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A circadian clock has no survival value unless biological time is adjusted (entrained) to local time and, for most organisms, the profound changes in the light environment provide the local time signal (zeitgeber). Over 24 h, the amount of light, its spectral composition and its direction change in a systematic way. In theory, all of these features could be used for entrainment, but each would be subject to considerable variation or 'noise'. Despite this high degree of environmental noise, entrained organisms show remarkable precision in their daily activities. Thus, the photosensory task of entrainment is likely to be very complex, but fundamentally similar for all organisms. To test this hypothesis we compare the photoreceptors that mediate entrainment in both flies and mice, and assess their degree of convergence. Although superficially different, both organisms use specialized (employing novel photopigments) and complex (using multiple photopigments) photoreceptor mechanisms. We conclude that this multiplicity of photic inputs, in highly divergent organisms, must relate to the complex sensory task of using light as a zeitgeber.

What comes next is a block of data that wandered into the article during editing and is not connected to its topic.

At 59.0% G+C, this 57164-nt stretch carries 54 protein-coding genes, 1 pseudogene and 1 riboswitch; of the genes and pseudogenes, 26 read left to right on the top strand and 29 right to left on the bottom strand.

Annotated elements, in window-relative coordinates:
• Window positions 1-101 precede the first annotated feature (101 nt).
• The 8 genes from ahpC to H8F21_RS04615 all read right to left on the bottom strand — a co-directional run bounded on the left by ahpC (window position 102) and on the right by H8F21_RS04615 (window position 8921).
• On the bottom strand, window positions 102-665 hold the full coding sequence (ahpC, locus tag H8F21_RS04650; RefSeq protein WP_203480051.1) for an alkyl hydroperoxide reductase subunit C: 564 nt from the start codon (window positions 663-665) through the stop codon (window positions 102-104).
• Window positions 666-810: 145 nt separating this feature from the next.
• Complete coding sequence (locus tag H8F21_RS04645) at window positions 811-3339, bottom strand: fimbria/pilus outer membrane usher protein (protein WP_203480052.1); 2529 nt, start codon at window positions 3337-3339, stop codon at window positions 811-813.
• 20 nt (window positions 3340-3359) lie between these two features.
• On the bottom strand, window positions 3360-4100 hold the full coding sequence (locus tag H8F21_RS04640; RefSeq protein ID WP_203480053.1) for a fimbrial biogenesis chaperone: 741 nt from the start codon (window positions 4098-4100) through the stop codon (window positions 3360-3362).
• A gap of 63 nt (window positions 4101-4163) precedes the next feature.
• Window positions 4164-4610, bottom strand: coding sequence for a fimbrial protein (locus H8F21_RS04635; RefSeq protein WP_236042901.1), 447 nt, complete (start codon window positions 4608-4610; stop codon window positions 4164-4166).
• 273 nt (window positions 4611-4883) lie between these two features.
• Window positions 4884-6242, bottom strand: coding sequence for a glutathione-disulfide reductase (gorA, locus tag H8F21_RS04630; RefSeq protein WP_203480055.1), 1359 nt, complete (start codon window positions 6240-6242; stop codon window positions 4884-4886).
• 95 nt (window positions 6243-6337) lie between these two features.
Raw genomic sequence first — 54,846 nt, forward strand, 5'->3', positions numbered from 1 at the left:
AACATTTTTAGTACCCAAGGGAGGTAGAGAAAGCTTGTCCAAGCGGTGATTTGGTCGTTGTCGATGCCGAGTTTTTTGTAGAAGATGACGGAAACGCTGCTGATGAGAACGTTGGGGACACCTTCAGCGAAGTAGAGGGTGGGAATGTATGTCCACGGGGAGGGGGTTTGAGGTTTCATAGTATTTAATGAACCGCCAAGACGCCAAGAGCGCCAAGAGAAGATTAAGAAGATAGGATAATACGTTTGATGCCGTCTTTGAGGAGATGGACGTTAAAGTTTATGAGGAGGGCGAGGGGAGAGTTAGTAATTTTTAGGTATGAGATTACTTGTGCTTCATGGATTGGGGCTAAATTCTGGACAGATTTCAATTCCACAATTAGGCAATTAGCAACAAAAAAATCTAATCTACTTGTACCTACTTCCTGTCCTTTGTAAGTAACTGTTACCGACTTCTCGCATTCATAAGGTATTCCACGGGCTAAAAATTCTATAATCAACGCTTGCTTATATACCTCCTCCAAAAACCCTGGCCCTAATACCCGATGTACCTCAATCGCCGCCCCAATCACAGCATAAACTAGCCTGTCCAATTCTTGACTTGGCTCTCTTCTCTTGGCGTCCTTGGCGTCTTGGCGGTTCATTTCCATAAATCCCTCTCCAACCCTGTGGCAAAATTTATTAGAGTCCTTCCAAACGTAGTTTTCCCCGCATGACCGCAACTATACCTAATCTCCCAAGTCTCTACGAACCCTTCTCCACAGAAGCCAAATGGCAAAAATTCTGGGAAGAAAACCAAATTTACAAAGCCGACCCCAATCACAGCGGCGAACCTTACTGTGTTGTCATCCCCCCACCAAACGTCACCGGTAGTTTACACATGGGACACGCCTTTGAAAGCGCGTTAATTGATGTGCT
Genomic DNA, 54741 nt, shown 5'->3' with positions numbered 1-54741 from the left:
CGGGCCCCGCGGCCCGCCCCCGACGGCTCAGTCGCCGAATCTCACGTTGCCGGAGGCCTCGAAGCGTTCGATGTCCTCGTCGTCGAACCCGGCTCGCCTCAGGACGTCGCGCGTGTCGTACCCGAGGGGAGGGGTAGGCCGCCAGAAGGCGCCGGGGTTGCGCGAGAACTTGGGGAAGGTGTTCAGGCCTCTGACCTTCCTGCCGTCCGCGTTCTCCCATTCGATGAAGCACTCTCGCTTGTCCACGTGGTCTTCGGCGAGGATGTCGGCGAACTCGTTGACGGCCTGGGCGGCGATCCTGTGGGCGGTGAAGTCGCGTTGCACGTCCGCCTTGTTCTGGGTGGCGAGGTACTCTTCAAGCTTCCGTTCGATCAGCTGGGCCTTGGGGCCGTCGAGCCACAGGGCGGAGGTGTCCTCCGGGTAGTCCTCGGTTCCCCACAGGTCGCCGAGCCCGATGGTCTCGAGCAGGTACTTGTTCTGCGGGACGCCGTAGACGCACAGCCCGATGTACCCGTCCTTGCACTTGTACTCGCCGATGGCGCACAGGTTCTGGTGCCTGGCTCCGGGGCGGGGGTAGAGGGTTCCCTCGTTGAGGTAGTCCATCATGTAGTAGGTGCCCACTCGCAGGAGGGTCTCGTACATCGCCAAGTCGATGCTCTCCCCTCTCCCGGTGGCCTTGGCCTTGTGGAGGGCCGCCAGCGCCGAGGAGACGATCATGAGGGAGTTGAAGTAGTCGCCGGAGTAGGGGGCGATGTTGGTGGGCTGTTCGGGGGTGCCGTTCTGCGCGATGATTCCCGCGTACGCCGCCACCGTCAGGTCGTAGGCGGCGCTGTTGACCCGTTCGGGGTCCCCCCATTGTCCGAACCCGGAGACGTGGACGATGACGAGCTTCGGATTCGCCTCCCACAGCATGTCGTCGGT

Original publication




Conference paper

Publication Date





1779 - 1789


Animals, Circadian Rhythm, Drosophila, Mice, Photoreceptor Cells, Invertebrate, Photoreceptor Cells, Vertebrate, Retinal Pigments